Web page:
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The Food and Drug Administration (FDA) is recommending that healthcare facilities take steps to assure safeguards are in place to reduce the risk of failure due to cyber attacks, which could be initiated by the introduction of malware into the medical equipment or unauthorized access to configuration settings in medical devices and hospital networks.

The FDA’s safety communication stated: “Many medical devices contain configurable embedded computer systems that can be vulnerable to cyber security breaches. In addition, as medical devices are increasingly interconnected, via the Internet, hospital networks, other medical device, and smartphones, there is an increased risk of cyber security breaches, which could affect how a medical device operates.”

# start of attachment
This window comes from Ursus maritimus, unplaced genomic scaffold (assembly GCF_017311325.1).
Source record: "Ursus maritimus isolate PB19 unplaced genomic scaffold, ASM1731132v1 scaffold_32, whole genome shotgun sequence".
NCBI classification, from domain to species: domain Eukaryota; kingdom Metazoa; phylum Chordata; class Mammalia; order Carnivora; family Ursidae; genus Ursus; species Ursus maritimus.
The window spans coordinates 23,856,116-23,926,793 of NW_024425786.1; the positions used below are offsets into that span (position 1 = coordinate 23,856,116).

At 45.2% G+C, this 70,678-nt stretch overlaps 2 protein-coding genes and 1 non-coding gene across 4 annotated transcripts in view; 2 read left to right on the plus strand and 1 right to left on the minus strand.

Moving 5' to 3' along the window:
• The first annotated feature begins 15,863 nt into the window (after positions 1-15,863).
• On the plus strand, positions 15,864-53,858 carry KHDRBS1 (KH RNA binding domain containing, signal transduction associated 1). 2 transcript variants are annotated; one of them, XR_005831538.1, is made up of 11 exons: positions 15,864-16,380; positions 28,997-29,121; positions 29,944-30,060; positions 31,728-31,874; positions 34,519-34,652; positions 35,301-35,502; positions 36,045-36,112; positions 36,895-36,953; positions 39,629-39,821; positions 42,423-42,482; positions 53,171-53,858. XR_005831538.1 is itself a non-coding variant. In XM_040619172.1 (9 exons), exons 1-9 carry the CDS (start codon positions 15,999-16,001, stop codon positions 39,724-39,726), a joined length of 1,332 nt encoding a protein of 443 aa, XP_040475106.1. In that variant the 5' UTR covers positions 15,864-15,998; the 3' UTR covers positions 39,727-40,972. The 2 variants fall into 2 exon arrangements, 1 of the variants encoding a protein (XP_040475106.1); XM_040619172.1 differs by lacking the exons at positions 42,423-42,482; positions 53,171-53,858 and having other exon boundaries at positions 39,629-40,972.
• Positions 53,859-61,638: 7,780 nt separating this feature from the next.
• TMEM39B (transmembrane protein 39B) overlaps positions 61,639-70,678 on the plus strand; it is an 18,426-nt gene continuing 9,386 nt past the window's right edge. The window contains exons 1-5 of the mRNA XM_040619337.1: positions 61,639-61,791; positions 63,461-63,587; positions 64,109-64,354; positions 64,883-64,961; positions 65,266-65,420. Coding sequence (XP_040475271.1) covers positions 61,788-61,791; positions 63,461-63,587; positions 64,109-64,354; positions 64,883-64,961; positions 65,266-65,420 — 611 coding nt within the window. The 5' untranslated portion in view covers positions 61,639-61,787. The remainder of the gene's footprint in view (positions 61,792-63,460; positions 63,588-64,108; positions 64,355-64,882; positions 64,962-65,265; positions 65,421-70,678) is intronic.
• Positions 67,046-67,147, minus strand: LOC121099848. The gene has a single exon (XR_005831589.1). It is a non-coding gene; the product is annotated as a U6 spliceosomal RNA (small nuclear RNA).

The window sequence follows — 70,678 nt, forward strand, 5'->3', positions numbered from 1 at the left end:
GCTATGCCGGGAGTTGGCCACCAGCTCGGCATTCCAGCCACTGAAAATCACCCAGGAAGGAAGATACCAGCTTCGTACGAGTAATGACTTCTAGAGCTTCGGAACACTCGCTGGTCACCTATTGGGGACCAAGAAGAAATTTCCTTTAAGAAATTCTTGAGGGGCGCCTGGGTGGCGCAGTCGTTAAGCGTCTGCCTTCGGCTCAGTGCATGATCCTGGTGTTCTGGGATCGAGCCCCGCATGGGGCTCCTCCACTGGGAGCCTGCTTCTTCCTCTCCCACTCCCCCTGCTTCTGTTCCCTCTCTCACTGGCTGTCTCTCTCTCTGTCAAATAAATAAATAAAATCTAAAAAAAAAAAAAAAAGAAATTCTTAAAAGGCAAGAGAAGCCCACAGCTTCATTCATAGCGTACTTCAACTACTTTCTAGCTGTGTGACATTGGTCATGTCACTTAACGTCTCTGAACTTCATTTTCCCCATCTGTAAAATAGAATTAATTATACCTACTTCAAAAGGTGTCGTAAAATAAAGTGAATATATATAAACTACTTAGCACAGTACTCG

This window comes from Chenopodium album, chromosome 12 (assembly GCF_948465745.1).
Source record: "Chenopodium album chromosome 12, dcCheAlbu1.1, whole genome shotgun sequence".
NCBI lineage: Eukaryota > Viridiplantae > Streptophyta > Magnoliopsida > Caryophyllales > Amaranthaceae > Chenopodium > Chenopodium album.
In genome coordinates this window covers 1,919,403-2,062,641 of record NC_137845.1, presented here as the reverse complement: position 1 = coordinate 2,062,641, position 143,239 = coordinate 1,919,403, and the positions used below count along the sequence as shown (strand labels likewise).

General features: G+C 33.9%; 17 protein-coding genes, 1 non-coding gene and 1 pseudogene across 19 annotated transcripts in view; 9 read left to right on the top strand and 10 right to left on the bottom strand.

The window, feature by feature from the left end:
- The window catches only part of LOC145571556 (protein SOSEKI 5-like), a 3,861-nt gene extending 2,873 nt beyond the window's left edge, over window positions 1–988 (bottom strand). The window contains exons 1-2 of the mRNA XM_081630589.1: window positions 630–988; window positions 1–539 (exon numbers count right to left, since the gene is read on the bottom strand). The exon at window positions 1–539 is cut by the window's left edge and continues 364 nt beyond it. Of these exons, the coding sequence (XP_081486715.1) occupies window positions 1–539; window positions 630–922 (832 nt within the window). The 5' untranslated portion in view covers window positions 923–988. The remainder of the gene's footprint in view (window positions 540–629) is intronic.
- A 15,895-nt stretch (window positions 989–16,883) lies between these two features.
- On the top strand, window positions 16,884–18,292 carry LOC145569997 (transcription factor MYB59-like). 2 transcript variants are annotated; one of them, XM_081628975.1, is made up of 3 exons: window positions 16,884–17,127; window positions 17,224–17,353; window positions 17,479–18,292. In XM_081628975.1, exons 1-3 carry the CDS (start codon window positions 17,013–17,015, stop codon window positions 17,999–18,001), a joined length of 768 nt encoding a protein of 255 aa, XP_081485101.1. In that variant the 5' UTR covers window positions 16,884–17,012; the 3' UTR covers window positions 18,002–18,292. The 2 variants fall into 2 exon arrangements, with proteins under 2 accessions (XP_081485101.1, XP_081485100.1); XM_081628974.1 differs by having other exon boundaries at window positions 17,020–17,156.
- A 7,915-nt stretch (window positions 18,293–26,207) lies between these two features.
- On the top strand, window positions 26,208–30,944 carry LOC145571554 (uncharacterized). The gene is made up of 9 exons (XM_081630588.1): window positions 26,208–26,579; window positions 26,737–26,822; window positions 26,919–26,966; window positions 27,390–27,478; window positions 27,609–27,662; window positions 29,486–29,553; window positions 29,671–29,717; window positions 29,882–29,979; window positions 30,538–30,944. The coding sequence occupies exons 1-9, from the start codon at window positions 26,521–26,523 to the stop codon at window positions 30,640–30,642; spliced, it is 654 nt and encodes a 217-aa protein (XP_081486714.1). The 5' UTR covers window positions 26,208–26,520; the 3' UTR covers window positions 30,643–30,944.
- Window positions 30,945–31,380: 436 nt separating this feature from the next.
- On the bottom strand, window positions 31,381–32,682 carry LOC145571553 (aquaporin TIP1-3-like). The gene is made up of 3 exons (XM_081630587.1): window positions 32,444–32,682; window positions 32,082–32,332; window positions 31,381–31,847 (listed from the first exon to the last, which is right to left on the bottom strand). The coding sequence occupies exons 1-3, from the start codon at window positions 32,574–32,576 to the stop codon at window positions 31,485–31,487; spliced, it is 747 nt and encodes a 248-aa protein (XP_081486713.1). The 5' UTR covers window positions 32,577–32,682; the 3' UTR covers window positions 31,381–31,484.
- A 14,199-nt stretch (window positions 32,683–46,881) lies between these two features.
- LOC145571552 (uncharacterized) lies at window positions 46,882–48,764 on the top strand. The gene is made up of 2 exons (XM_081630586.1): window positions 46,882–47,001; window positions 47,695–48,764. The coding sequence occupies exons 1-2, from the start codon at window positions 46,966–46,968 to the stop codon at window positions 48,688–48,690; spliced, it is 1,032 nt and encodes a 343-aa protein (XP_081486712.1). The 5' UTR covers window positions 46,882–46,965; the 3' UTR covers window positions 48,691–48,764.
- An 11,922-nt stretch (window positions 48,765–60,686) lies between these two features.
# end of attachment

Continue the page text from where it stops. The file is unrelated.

Recently, the FDA has become aware of cyber security vulnerabilities and incidents that could directly impact medical devices or hospital network operations. These include network-connected/configured medical devices infected or disabled by malware; the presence of malware on hospital computers, smartphones and tablets, targeting mobile devices using wireless technology to access patient data, monitoring systems, and implanted patient devices; and uncontrolled distribution of passwords, disabled passwords, hard-coded passwords for software intended for privileged device access.

The FDA has been working closely with other federal agencies and manufacturers to identify, communicate and mitigate vulnerabilities and incidents as they are identified. Its safety communication makes a raft of recommendations designed to mitigate the risk of breaches. You can read the full document here:

FDA, medical devices, cyber security, HIT, PHI